It’s almost unfortunate that the men’s performances shadowed the women’s race. As I was watching the race on Monday, I was electrified by Kim Smith’s solo in the first half and then the exciting duel between Desiree Davila and Caroline Kilel, but obviously the running world went crazy by seeing the impressive time of 2:03:02 by Geoffrey Mutai, and discussions about that *world-record-that-wasn’t* ensued.

Many have pointed out that, had the wind been such a big advantage, Kilel would have broken the world record set by Paula Radcliffe at 2:15:25 in 2003. It’s a good point, but it falls short: one doesn’t compare pears and apples, and the men’s and women’s race on Monday couldn’t have been more different. But it’s still a good point and I tried to analyze it following the same, generic lines of yesterday’s post.

The conclusions I drew are the same as in yesterday’s post: *Mutai’s time is a statistical outlier*.

I want to stress again that this statement isn’t about Geoffrey Mutai: he is a truly exceptional athlete who will be likely to reserve us many surprises in the years to come. My point here is to explain why — statistically speaking — Boston 2011 was “excessively aided.”

Before starting discussing the statistical significance of the women’s race, I want to comment on an analysis, that appeared on Friday and received some attention.

**[the arrs analysis]** The Association of Road Racing Statisticians (ARRS) published an analysis whose conclusions are that Boston was “not excessively aided.” I read the article about the analysis (I couldn’t find the actual paper on the web) and I think their reasoning is flawed on statistics and physics. (For more, you could read Ross Tucker’s commentary at the Science of Sport.)

The observed times were roughly 2.4 sec/km faster than expected for the 43 elite runners making up the time comparisons. Hence, one could conclude that the wind aid was sufficient to balance out the effect of the hills (such as they are).

“To balance out the effect of the hills” seems to suggest that Boston was *de facto* a flat course on Monday as the wind counterbalanced the uphills. This statement makes no sense: even assuming that the tailwind nullified the effect of the uphills, the wind is still blowing on the downhills hence adding speed on those stretches, therefore their reasoning seems to lead to the opposite conclusion. Plus, the Boston course has a net elevation loss and it was the *combined* effect of a strong tailwind and the net downhill to create the perfect storm.

On the statistical viewpoint, they use a seemingly arbitrary cutoff of 5 sec/km to suggest “excessively aided” races and include bits like “faster than expected,” which seems to suggest that every runner is sort of expected to improve their performance on every race — at the very least, this sounds a bit odd.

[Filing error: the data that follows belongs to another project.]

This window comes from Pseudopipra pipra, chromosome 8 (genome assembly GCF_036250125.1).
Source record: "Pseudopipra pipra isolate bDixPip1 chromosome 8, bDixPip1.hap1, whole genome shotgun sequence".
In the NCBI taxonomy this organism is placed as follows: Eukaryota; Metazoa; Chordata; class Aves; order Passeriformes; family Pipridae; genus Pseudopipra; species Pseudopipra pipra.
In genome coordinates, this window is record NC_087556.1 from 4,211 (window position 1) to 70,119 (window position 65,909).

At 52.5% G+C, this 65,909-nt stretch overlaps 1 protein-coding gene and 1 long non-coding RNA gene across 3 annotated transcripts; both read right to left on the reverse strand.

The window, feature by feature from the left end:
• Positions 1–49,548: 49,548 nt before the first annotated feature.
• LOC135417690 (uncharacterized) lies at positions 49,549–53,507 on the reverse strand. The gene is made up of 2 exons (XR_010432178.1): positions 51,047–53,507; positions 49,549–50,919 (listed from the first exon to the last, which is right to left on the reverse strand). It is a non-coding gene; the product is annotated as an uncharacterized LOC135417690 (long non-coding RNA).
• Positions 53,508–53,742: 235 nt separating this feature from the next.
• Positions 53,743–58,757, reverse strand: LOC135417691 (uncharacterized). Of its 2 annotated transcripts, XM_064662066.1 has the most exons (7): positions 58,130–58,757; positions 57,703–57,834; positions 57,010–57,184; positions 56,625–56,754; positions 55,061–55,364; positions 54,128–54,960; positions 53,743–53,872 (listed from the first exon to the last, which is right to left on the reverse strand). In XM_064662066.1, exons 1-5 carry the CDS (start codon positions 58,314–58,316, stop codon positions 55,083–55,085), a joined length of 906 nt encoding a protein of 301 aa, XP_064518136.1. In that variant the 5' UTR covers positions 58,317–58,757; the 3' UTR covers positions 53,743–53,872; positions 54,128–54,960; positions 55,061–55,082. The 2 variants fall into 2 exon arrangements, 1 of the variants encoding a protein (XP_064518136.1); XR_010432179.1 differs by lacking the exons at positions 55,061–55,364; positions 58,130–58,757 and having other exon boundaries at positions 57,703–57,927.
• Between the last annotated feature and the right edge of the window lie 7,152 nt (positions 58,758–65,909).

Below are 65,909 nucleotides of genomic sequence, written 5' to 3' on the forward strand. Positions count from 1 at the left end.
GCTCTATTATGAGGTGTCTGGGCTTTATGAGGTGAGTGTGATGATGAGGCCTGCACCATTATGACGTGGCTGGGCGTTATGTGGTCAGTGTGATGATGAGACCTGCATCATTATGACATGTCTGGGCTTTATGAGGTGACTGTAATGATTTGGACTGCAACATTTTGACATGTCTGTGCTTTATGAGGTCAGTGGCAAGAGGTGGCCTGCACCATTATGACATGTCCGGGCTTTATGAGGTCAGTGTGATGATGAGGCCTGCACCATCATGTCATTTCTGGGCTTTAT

**[the women’s field]** Following the same analysis I wrote about yesterday, I will analyze the statistical significance of the course records in Boston and London compared with their respective winning times over the last 20 years.

The graph shows the winning times for the London Marathon since 1990; the average is 2h 23m 53s and the standard deviation 4m 12s. (For an explanation of the statistics, [1])

Paula Radcliffe’s course and world record of 2:15:25 falls two standard deviations away from the average: as I described, this gives an ‘unlikability’ of roughly 3% fairly larger than the 0.1% of Mutai’s time and completely in line with all the other records.

Honestly, this result surprised me a bit: when compared with all women’s fastest times, Paula Radcliffe’s stands apart — her time is 3 minutes faster than the second best set by Catherine Ndereba; in comparison, there are roughly 30 runners who ran within 3 minutes of Haile Gebrselassie’s world record. Still, the analysis seems sound and Paula Radcliffe’s world record is not an extreme outlier when compared to other winning times in London.

Boston women’s times look a bit more sober, especially when compared to the men’s times. The average is 2h 25m 03s and the standard deviation 2m 28s. The course record (2h 20m 43s) was set by Okayo in 2002: it is 1.77 standard deviations away from the average — once again in the same range of statistical significance as the other records.

Caroline Kilel’s time on Monday falls within one standard deviation from Boston’s average: it does seem odd that the men’s race had been favored by weather conditions so much more than the women’s race, but as I said earlier, the two races were extremely different — Kim Smith.

The New Zealander athlete dominated the race for the first half, but she didn’t set the pace, instead she took off with a 40 seconds lead over the pack. On these conditions, I suspect that the elite women ran a much more conservative race and only when Kim Smith had to quit because of injury their race really started. On the other hand, the men’s race had Ryan Hall leading for the first half but still on sight, basically he paced the race and the men took a less conservative approach.